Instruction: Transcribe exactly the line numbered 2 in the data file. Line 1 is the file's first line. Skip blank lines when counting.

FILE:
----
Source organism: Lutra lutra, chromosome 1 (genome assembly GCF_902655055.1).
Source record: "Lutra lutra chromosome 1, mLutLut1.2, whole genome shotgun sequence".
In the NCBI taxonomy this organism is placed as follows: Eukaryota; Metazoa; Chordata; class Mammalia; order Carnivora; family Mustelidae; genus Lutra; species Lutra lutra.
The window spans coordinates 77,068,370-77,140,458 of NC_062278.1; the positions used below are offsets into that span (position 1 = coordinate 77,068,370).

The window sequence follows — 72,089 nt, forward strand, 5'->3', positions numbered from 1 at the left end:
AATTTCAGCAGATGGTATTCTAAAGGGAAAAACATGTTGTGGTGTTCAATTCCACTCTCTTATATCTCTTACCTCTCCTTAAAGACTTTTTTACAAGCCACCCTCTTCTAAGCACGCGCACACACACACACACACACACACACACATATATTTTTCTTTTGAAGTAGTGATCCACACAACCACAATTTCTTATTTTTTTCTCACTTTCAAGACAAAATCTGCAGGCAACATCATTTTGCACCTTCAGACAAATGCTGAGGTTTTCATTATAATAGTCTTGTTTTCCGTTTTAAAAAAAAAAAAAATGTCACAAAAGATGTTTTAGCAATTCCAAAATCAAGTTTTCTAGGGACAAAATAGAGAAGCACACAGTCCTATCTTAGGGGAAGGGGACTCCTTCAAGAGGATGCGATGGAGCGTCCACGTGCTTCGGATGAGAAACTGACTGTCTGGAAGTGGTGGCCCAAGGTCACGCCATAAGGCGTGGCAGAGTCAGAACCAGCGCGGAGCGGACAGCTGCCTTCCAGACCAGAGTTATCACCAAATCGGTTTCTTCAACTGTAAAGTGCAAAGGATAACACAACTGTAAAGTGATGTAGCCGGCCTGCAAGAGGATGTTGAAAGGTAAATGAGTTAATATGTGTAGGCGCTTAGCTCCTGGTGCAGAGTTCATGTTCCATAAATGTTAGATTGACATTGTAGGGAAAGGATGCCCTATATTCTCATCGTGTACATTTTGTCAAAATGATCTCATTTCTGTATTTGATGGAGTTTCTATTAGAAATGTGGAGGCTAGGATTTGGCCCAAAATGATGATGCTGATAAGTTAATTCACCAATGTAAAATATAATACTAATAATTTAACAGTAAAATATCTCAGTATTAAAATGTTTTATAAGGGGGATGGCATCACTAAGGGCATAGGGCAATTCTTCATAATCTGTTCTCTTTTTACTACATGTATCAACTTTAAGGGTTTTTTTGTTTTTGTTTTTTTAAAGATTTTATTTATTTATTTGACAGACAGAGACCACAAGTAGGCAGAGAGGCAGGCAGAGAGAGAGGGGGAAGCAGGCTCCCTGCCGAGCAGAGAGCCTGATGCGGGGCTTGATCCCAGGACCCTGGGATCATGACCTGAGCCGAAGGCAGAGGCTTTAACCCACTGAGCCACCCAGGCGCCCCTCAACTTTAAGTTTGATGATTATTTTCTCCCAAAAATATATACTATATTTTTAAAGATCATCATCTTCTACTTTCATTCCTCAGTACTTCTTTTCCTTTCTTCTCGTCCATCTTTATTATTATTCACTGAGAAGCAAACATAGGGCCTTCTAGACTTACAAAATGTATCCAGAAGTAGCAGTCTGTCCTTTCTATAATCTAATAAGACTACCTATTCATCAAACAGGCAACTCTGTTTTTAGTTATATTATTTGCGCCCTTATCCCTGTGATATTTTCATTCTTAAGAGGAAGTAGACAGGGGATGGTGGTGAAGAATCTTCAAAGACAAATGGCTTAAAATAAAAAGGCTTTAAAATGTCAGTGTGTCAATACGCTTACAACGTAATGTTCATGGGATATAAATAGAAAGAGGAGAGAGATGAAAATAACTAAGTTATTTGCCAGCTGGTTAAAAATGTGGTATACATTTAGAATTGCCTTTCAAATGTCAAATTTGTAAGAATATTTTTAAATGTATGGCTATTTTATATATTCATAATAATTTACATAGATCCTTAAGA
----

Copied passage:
Source record: "Lutra lutra chromosome 1, mLutLut1.2, whole genome shotgun sequence".